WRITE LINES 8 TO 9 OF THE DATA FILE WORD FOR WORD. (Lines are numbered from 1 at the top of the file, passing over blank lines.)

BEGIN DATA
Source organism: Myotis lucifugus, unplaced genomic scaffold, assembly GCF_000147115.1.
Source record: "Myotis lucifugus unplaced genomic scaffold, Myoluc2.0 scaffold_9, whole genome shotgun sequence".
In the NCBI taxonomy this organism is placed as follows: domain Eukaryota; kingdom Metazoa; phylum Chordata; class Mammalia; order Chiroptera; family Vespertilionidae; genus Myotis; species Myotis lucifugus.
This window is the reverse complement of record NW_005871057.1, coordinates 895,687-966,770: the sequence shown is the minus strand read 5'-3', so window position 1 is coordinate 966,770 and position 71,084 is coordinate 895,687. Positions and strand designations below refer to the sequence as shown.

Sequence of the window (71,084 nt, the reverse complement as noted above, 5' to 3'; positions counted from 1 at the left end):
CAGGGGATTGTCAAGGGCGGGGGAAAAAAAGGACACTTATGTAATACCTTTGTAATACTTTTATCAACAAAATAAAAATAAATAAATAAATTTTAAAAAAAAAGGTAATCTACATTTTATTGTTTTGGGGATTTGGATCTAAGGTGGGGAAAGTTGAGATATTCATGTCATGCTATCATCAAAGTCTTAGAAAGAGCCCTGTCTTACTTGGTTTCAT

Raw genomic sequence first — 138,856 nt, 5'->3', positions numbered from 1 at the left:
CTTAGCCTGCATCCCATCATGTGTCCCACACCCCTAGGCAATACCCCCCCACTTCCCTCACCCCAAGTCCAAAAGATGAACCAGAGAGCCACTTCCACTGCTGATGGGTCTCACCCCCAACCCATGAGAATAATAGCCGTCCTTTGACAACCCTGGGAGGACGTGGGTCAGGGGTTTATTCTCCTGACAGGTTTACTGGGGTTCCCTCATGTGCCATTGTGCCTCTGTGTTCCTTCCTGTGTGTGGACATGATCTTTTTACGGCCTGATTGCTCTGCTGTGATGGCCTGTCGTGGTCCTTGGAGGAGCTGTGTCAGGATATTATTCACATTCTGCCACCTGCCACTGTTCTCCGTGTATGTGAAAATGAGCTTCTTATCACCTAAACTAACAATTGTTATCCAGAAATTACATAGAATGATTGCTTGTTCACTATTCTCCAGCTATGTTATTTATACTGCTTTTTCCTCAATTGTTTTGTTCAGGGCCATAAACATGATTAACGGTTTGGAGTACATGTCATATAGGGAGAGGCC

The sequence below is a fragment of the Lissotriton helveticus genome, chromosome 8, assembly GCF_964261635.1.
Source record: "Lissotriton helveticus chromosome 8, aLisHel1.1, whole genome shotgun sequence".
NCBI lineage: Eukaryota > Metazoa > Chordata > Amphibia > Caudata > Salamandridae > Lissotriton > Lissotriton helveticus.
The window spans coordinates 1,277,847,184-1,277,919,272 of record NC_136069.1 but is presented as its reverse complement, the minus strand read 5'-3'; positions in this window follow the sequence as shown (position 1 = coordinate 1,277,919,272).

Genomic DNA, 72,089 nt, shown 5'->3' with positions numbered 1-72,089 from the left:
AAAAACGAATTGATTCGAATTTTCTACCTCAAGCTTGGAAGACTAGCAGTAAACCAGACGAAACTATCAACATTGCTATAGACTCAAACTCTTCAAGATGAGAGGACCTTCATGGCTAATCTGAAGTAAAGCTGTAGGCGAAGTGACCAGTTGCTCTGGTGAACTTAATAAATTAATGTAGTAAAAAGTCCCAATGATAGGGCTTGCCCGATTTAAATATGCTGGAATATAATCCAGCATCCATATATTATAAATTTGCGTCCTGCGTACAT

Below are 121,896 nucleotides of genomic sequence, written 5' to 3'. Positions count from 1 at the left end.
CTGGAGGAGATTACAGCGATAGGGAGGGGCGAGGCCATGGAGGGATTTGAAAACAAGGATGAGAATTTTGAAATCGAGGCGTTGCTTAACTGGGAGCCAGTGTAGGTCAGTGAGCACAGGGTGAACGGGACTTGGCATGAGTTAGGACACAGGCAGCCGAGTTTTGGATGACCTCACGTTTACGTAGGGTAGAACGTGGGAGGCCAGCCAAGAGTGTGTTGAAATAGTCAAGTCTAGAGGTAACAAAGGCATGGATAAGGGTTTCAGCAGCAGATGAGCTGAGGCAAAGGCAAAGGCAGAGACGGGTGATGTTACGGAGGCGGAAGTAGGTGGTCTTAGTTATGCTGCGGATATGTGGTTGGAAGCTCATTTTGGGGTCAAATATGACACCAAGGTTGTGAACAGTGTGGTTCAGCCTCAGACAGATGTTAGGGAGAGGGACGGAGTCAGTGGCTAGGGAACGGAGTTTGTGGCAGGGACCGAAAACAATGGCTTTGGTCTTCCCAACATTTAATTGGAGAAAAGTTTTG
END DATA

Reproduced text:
CTTAGCCTGCATCCCATCATGTGTCCCACACCCCTAGGCAATACCCCCCCACTTCCCTCACCCCAAGTCCAAAAGATGAACCAGAGAGCCACTTCCACTGCTGATGGGTCTCACCCCCAACCCATGAGAATAATAGCCGTCCTTTGACAACCCTGGGAGGACGTGGGTCAGGGGTTTATTCTCCTGACAGGTTTACTGGGGTTCCCTCATGTGCCATTGTGCCTCTGTGTTCCTTCCTGTGTGTGGACATGATCTTTTTACGGCCTGATTGCTCTGCTGTGATGGCCTGTCGTGGTCCTTGGAGGAGCTGTGTCAGGATATTATTCACATTCTGCCACCTGCCACTGTTCTCCGTGTATGTGAAAATGAGCTTCTTATCACCTAAACTAACAATTGTTATCCAGAAATTACATAGAATGATTGCTTGTTCACTATTCTCCAGCTATGTTATTTATACTGCTTTTTCCTCAATTGTTTTGTTCAGGGCCATAAACATGATTAACGGTTTGGAGTACATGTCATATAGGGAGAGGCC

The sequence below is a fragment of the Lissotriton helveticus genome, chromosome 8, assembly GCF_964261635.1.